By including multiple structures, the MRR model achieved excellent predictive results, but its considerable segmentation efforts may limit the universal application due to the significant time cost. Compared with the EOM radiomics model (total average time, 15·8 min), the performance of the MRR model took much longer (total average time, 25·4 min) for each MRI sample. With the relatively low time cost (total average time, 10·2 min), the semiquantitative imaging model had a moderate predictive value, which was better than those of the ON and LG radiomics models (AUC = 0·760 vs. 0·727 and 0·675, respectively). This outcome was presumably attributable to the incorporation of the whole orbital soft tissue offering more conducive information compared with the single structures. However, the AUC value of semiquantitative imaging model was much inferior to MRR model, which cannot satisfy the requirement of accurate prediction. Therefore, we put forward an alternative WOR model, namely FRR model, which was based on the FOS strategy. When utilizing the same ML algorithms, the performance of FRR model and MRR model was approximate and MRR seemed slightly superior, with the highest AUC value of 0·916 and 0·961 (P-value = 0·468 on DeLong’s test) (Figs. 4a–f, 6d). It is reasonable that MRR outperformed FRR, in that fine segmentation according to priori knowledge is beneficial to image analysis. A recent radiomics investigation revealed that without segmentation masks, feature descriptors encompassed the entire image, which limited their effectiveness in focusing on ROI and leveraging the available prognostic information [34]. This limitation, compounded by noise and the loss of local information regarding size, shape, and location, may have contributed to the slightly lower performance observed in the FRR models. Nevertheless, due to the limited sample size applied in this research, further validation with larger samples is necessary to determine whether the MRR model outperforms the FRR model. However, it is worth noting that the segmentation time cost of the FRR model (total average time of 9·6 min) was only 37·8% of that of the MRR model. This shows the potential of applying the FRR model for IVGC response prediction with higher efficiency. Future explorations of the automatic segmentation of different orbital structures might be of great value to resolving this issue.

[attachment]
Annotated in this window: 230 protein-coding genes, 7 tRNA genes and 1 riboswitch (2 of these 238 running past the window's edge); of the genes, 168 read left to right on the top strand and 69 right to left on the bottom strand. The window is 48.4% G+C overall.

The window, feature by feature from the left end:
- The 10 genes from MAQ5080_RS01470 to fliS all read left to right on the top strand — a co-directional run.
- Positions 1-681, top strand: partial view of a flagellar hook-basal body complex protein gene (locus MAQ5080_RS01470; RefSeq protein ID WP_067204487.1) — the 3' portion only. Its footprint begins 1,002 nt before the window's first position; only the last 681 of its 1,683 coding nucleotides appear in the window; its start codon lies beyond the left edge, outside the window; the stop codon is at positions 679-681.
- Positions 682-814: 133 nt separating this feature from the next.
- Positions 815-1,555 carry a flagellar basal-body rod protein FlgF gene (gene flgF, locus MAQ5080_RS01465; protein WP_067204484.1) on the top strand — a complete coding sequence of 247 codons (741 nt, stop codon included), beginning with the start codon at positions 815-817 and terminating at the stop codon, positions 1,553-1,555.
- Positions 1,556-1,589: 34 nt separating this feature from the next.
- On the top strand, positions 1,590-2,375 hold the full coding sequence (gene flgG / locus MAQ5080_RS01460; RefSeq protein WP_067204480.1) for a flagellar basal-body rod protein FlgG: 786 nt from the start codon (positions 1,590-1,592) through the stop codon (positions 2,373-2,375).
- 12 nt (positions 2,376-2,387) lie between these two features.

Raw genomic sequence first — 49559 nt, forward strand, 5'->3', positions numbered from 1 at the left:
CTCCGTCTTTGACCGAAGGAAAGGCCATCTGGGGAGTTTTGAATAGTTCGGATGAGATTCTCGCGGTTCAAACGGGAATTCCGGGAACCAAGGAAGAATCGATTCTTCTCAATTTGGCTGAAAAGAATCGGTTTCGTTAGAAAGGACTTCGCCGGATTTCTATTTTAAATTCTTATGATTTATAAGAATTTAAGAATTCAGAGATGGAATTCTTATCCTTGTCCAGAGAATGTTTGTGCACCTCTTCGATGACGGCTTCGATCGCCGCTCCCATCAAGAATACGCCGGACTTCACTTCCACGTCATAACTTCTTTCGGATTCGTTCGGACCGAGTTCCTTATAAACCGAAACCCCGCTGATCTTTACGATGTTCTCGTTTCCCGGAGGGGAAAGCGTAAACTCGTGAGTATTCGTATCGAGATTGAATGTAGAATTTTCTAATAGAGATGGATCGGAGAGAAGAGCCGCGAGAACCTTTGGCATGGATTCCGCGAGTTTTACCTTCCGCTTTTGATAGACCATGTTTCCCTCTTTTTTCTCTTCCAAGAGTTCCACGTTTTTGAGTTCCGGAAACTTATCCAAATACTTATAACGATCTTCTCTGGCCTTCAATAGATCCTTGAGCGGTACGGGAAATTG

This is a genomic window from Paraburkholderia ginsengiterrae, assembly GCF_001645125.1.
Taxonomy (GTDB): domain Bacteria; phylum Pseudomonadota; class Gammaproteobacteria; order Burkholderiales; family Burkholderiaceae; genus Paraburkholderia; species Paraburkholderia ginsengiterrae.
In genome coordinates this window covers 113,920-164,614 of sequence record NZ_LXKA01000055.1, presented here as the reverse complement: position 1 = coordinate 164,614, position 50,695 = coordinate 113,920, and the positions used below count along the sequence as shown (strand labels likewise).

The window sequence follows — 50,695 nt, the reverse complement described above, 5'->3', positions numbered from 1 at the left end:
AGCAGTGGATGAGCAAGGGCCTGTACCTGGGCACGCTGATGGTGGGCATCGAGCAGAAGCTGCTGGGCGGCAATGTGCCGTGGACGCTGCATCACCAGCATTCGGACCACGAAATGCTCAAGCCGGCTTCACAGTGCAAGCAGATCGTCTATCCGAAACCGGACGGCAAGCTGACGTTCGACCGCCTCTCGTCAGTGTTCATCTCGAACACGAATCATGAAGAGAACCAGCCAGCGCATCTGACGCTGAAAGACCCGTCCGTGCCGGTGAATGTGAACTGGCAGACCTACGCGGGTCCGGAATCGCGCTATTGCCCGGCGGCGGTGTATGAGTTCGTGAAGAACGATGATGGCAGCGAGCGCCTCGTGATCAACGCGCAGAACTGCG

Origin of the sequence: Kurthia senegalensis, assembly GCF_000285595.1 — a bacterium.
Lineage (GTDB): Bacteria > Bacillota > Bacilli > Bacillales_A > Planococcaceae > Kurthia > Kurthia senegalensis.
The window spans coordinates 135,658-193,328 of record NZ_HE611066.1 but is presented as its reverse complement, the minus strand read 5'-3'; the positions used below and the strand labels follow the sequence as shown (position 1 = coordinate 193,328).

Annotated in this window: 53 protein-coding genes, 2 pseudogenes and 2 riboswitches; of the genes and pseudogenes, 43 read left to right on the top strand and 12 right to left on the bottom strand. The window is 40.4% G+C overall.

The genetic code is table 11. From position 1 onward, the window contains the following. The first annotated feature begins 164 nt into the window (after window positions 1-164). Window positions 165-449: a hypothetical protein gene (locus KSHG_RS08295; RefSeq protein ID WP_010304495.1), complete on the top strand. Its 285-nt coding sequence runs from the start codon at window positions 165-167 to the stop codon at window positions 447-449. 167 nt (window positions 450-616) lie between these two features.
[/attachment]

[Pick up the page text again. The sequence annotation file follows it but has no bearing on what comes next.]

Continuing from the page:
In the construction of the prediction models, the ML algorithms played a crucial role for achieving high accuracy and efficiency. However, it is important to consider the suitability of ML algorithms for the input dataset. Our research revealed a shift in the best performing algorithm types from SRR to MRR models. Simpler algorithms such as LR and NaiveBayes worked better in cases of straightforward mapping relationships in ON (Highest AUC = 0·669, NaiveBayes), OF (Highest AUC = 0·766, LR), and LG (Highest AUC = 0·675, NaiveBayes). On the other hand, the XGBoost algorithm showed the highest performance in the EOM dataset (AUC = 0·766) due to its ability to prevent overfitting through shrinkage and generalization features in datasets with multiple labels [35]. Notably, the SVM algorithm attained remarkable results with the highest AUC value of 0·961 in the MRR model. This was due to the fact that SVM was able to recognize and fit valuable underlying mapping effectively when more information was included in the feature datasets [36]. However, the high learning capacity of SVM also made it susceptible to overfitting, leading to poor performance in the semiquantitative imaging model and moderate performance in several SRR models. A deeper investigation of the application of ML algorithms in orbital MRI would provide more solid evidence by using larger datasets, which shall be explored in the future.